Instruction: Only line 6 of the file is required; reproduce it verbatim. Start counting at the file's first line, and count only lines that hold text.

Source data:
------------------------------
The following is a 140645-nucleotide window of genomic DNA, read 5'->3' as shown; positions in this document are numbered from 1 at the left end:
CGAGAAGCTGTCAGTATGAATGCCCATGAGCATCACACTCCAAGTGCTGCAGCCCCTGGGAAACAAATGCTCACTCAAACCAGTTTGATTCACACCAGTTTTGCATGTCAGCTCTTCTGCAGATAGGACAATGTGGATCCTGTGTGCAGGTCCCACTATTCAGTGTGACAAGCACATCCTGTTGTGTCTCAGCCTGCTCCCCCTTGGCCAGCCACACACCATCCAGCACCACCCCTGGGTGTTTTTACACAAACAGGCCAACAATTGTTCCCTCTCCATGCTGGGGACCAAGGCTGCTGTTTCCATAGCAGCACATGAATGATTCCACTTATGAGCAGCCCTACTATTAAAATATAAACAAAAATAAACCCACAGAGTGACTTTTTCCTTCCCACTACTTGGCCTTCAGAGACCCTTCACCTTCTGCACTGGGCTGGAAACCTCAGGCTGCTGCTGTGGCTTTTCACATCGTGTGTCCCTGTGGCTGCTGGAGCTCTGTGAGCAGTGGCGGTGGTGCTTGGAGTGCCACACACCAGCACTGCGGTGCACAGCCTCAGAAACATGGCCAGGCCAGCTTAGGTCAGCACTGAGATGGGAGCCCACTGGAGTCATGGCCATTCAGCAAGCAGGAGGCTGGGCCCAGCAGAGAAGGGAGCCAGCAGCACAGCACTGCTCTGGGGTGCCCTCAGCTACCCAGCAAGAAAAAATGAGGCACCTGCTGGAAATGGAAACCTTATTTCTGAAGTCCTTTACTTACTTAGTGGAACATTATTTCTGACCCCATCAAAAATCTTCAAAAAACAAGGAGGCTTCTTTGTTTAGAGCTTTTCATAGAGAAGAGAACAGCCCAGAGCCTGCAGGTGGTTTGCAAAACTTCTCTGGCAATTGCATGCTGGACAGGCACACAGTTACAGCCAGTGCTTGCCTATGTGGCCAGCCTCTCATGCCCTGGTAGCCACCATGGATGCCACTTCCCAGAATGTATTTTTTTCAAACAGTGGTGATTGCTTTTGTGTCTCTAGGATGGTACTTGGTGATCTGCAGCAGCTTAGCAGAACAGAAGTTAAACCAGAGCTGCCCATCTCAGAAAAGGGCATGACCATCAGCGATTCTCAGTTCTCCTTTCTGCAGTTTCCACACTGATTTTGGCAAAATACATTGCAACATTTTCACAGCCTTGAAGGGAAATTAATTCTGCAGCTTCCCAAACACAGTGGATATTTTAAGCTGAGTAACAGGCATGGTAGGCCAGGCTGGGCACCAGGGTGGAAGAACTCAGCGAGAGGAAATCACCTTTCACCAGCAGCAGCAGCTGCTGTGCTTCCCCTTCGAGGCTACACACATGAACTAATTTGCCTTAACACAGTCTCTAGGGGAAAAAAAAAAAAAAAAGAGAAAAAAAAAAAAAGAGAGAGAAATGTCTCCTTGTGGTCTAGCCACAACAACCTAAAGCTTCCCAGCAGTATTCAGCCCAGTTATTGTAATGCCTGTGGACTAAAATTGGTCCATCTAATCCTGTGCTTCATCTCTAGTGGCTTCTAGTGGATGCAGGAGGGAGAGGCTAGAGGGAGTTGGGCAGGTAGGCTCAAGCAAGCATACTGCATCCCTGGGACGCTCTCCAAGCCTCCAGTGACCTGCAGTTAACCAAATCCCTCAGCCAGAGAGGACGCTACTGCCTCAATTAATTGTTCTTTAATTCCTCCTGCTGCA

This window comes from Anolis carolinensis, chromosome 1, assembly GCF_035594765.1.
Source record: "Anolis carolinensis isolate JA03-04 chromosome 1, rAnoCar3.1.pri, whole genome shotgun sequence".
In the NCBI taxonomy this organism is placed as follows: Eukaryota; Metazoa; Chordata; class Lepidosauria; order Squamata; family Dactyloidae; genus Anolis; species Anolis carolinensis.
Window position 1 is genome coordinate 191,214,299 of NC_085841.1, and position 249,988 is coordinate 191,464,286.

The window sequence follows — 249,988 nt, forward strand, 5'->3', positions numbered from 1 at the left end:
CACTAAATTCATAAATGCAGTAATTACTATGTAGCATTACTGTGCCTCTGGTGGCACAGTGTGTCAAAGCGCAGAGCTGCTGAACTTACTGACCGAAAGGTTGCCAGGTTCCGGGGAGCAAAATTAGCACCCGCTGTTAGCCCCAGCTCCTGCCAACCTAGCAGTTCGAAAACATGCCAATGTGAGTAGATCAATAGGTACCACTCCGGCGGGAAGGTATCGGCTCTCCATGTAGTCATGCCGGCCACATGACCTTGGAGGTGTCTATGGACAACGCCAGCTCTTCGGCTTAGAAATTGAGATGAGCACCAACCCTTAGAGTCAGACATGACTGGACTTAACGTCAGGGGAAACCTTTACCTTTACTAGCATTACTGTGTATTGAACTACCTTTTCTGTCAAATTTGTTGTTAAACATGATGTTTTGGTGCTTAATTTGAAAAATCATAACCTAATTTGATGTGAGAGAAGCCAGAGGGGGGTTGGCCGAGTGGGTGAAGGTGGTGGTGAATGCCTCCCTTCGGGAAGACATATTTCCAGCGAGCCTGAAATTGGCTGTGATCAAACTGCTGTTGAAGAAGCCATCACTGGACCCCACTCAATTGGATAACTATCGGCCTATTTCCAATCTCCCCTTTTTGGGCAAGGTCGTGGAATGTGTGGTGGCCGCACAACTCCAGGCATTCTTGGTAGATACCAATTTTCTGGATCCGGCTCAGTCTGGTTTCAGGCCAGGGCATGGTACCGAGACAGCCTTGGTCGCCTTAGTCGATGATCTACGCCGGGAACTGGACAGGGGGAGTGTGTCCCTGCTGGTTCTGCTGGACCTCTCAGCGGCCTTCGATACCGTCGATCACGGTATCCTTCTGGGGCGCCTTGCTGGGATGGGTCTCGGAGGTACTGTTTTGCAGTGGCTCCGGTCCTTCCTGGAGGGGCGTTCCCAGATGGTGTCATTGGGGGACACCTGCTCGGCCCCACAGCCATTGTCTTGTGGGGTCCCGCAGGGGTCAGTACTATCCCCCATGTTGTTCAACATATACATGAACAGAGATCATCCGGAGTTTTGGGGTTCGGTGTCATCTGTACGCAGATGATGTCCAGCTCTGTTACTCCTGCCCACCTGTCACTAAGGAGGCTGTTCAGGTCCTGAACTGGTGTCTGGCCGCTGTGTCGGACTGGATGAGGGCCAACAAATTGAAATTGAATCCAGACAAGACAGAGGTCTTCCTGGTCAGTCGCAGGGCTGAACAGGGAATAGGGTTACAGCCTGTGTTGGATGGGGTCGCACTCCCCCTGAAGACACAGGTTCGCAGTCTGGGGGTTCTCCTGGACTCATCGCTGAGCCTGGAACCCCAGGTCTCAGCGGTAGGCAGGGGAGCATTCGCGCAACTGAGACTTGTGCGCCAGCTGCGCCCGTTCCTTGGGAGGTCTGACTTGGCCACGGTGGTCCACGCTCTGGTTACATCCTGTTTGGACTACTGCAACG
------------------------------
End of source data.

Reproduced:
Window position 1 is genome coordinate 191,214,299 of NC_085841.1, and position 249,988 is coordinate 191,464,286.